How does Pressure Affect the Intensity of Coffee?

There are many factors that contribute to the quality of your coffee and pressure is a key aspect. Here’s what you should know about managing pressure to get your best brew.

When it comes to coffee, the ‘rules’ are not set in stone. While it’s important to learn the basics, it’s always up to you to make your coffee the way you want it. But what is pressure when it comes to coffee preparation?

In short, it’s a combination of the amount of force the water is pushed into your puck and the resistance produced by the coffee puck. The water pressure is what pulls the oils from the coffee grounds to create the desired taste profile. Together, these will determine how the coffee is extracted from the grounds and how it will eventually taste.

It Starts with a Good Tamp

a person holding a porta filter filled with coffee grounds
Aim to make your puck as dense as possible to maximise the extraction of flavours. Photo from Noora AlHammadi.

A good tamp is one that has good resistance to the water that will be pushed through it. It should allow the water to be distributed evenly and give it enough time to saturate and extract the flavours from the grounds. An even extraction results in higher extraction of flavours which usually gives you more sweetness.

If your coffee grounds are loose, lumpy, or uneven, it may lead to uneven extraction and less than ideal outcomes — the water will just flow through the gaps quickly without extracting the flavours, resulting in a watery and flavourless brew. Under-extracted coffee usually has less flavour and tastes more acidic giving it a sour profile while over extraction can make it bitter and ashy.

Key takeaway: The secret of a great crema extraction and balanced cup of coffee begins with a good tamp. Here’s where you can get one.

Packing the Perfect Puck

a person levelling coffee grounds on a portafilter
Don’t forget to wipe off excess grounds before inserting your portafilter into the machine. Photo from Thome Holmes.

To facilitate optimum extraction, the goal is to have a compact, uniform surface area. To achieve this, start by making sure your coffee beans are finely ground and the grounds are even before you start putting pressure on it — you can easily do this by tapping your portafilter against your hand or a tamping mat.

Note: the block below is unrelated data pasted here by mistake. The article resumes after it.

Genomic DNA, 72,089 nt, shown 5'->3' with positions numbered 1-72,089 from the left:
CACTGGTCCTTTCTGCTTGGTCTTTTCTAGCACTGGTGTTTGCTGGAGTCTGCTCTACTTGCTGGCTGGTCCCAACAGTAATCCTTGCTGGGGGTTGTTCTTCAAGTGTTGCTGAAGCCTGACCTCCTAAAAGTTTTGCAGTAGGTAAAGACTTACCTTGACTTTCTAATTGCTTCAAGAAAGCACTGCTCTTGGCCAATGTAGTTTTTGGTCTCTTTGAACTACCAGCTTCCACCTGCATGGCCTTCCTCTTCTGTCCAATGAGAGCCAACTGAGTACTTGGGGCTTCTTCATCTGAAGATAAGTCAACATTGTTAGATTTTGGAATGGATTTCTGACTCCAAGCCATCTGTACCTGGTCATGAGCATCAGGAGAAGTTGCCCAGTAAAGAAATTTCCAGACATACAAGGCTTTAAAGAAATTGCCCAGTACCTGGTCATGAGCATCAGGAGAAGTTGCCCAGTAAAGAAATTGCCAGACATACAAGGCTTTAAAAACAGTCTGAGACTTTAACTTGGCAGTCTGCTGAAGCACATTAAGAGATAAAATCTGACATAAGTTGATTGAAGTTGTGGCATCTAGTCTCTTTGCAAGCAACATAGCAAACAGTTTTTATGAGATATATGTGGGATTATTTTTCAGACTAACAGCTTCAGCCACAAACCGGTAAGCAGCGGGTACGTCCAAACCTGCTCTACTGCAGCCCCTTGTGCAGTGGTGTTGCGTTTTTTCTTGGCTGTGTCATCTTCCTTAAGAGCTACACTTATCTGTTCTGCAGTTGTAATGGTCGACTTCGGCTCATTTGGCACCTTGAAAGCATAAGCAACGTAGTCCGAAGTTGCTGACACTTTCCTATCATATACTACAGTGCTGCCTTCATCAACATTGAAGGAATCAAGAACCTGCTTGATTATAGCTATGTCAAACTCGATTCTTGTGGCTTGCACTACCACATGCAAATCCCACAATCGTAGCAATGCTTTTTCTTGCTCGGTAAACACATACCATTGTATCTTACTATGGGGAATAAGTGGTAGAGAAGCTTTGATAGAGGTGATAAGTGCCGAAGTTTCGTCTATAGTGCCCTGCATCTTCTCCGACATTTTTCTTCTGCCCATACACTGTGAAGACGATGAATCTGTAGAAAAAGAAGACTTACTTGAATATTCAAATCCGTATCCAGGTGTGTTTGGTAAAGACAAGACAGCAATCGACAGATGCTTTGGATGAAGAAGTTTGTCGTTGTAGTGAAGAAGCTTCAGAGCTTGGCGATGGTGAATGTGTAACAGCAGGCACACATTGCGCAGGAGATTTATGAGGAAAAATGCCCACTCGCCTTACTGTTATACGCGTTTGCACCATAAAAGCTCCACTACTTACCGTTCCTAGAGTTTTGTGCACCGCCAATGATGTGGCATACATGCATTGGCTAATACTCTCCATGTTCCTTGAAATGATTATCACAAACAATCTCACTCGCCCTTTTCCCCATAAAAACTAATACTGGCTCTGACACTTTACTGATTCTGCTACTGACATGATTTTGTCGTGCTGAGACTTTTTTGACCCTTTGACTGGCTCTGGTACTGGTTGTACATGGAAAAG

Once that’s done, hold the tamper like you would a doorknob then apply force straight down.
While a twisting motion is recommended as you pull up your tamper (known as “polishing”), hold back from twisting the tamper while you are pressing down as this might disturb the packed coffee.

Pro tip: Use your body weight and not just your wrist strength to apply pressure to avoid spraining your wrist.

It’s important to note that while there is a range of recommended amount of pressure to apply to the puck, it is not as important as how well your puck is packed. Applying more pressure will not necessarily give better output and vice versa, if the other variables are not in their correct form.

Before you insert your portafilter into your coffee machine, take one last look to check there are no gaps or loose spots in your coffee grounds. It’ll also be good to wipe off any excess grounds on the edges of the portafilter to protect your portafilter gasket and reduce the need for machine maintenance.

Managing and Experimenting with Pressure

a person holding a cup of coffee in front of a coffee machine
The De’Longhi La Specialista has numerous options for personalisation but also has one-touch recipes for a fuss-free operation. Photo from De’Longhi.

Pump espresso machines usually come with different intensities of pressure like the De’Longhi La Specialista which offers up to 19 bar pump pressure. Most machines brew coffee at nine bars which takes about 25 to 30 seconds to pull a shot of espresso.

If you’re unsure, the rule of thumb is: lesser pressure means slower flow while higher pressure has faster flow. Your coffee needs time to be extracted so setting a higher pressure may not give the best results. However, this also depends on the grind size, water temperature, the type of roast you are using, and your personal taste preference. A longer brew time may also result in a more acidic coffee as more acid is extracted the longer your grounds stay in water.

The right pressure also allows you to produce crema, the flavourful, aromatic, golden froth that rests on top of a freshly brewed espresso which is usually an indication of a good espresso. You’ll normally get this using seven to nine bars of pressure.

If you’re just starting out recreating your favourite coffeehouse experience, opt for a coffee machine that allows you to adjust grind size, brewing duration, coffee quantity, and if you like your coffee with milk, milk textures. This will help you experiment and explore different coffee recipes to find out which works best for you!